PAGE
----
Honest talks from clear positions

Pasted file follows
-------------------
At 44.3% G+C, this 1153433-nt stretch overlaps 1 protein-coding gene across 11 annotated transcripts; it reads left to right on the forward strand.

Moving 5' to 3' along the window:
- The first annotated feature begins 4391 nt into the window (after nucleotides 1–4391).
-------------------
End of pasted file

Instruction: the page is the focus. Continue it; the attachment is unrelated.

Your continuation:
No dramatic changes came from the meeting of premiers Costas Karamanlis and Recep Tayyip Erdogan on Wednesday in Ankara. There was a good rapport between the two prime ministers and their conversation was honest. Both stuck to their positions and only occasionally pushed issues subtly. They spoke about a «window of opportunity» being presented but each seemed to expect the other to make the first move. But Costas Karamanlis had already made several first steps prior to the meeting. The steady support Greece has expressed for Turkey’s full accession to the European Union, as well as the decision to be the first Greek head of state to visit Ankara in almost half a century sent a clear message that could, and should, have been reciprocated. Karamanlis did not miss out on the opportunity to underscore that a country cannot use the threat of war against an ally when that country is simply, and in theory only, exercising a right granted to it by international law. The Greek prime minister insisted that some differences should be resolved peacefully and the continental shelf should be defined by the International Court of Justice at The Hague. Even though no agreement has been reached on this issue after 37 rounds of exploratory talks, both sides appeared to want a solution, and soon. Karamanlis also said that he sees the July 8 agreement between Cypriot President Tassos Papadopoulos and the leader of the breakaway state in northern Cyprus, Mehmet Ali Talat, as the cornerstone of a new initiative on the issue of the Mediterranean island. Erdogan, in turn, insisted on reviewing the Annan Plan, while he did not hide his displeasure at the neutral stance taken by Karamanlis in the 2004 talks on Cyprus held in Burgenstock, Switzerland, saying that this time around he expects «the help of my friend Costas.» Erdogan’s response to Karamanlis’s comment that Turkey’s endorsement of Istanbul-based Patriarch Vartholomaios I as the leader of the world’s Orthodox Christians would be a good step toward its European aspiration – to which Erdogan responded that the ecumenical title of Vartholomaios I was «a question for the Christian Orthodox community» – is open to many interpretations. The United States expressed its satisfaction with Karamanlis’s visit to Ankara, with State Department deputy spokesman Tom Casey saying, «It’s very important for our two good friends and NATO allies, Greece and Turkey, to be able to work with one another and to be able to work through some of the differences, historical or otherwise, that they’ve had.» He also hailed Karamanlis and Foreign Minister Dora Bakoyannis’s cooperation with the USA, saying that the two countries are enjoying the best relationship they have had in decades.